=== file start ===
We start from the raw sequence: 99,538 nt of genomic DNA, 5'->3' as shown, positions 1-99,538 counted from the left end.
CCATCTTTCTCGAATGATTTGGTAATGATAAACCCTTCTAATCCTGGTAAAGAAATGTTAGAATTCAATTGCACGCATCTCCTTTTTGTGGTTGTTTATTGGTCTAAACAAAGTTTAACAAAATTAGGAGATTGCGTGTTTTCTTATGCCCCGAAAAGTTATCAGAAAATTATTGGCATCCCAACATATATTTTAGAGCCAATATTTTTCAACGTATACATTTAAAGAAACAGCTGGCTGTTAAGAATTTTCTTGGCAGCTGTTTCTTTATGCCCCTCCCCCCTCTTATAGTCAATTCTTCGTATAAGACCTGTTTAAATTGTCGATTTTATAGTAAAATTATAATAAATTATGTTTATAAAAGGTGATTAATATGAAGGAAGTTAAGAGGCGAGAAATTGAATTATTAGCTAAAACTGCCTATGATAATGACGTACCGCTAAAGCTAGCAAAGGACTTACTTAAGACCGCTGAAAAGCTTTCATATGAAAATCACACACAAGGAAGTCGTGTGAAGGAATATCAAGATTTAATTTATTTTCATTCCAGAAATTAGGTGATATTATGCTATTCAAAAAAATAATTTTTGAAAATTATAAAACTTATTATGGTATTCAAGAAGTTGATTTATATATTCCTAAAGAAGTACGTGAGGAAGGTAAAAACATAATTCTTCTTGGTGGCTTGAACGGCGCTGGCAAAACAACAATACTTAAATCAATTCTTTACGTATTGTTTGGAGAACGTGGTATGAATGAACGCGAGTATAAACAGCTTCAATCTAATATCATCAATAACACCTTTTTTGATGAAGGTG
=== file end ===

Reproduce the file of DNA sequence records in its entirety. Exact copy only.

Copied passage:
We start from the raw sequence: 99,538 nt of genomic DNA, 5'->3' as shown, positions 1-99,538 counted from the left end.
CCATCTTTCTCGAATGATTTGGTAATGATAAACCCTTCTAATCCTGGTAAAGAAATGTTAGAATTCAATTGCACGCATCTCCTTTTTGTGGTTGTTTATTGGTCTAAACAAAGTTTAACAAAATTAGGAGATTGCGTGTTTTCTTATGCCCCGAAAAGTTATCAGAAAATTATTGGCATCCCAACATATATTTTAGAGCCAATATTTTTCAACGTATACATTTAAAGAAACAGCTGGCTGTTAAGAATTTTCTTGGCAGCTGTTTCTTTATGCCCCTCCCCCCTCTTATAGTCAATTCTTCGTATAAGACCTGTTTAAATTGTCGATTTTATAGTAAAATTATAATAAATTATGTTTATAAAAGGTGATTAATATGAAGGAAGTTAAGAGGCGAGAAATTGAATTATTAGCTAAAACTGCCTATGATAATGACGTACCGCTAAAGCTAGCAAAGGACTTACTTAAGACCGCTGAAAAGCTTTCATATGAAAATCACACACAAGGAAGTCGTGTGAAGGAATATCAAGATTTAATTTATTTTCATTCCAGAAATTAGGTGATATTATGCTATTCAAAAAAATAATTTTTGAAAATTATAAAACTTATTATGGTATTCAAGAAGTTGATTTATATATTCCTAAAGAAGTACGTGAGGAAGGTAAAAACATAATTCTTCTTGGTGGCTTGAACGGCGCTGGCAAAACAACAATACTTAAATCAATTCTTTACGTATTGTTTGGAGAACGTGGTATGAATGAACGCGAGTATAAACAGCTTCAATCTAATATCATCAATAACACCTTTTTTGATGAAGGTG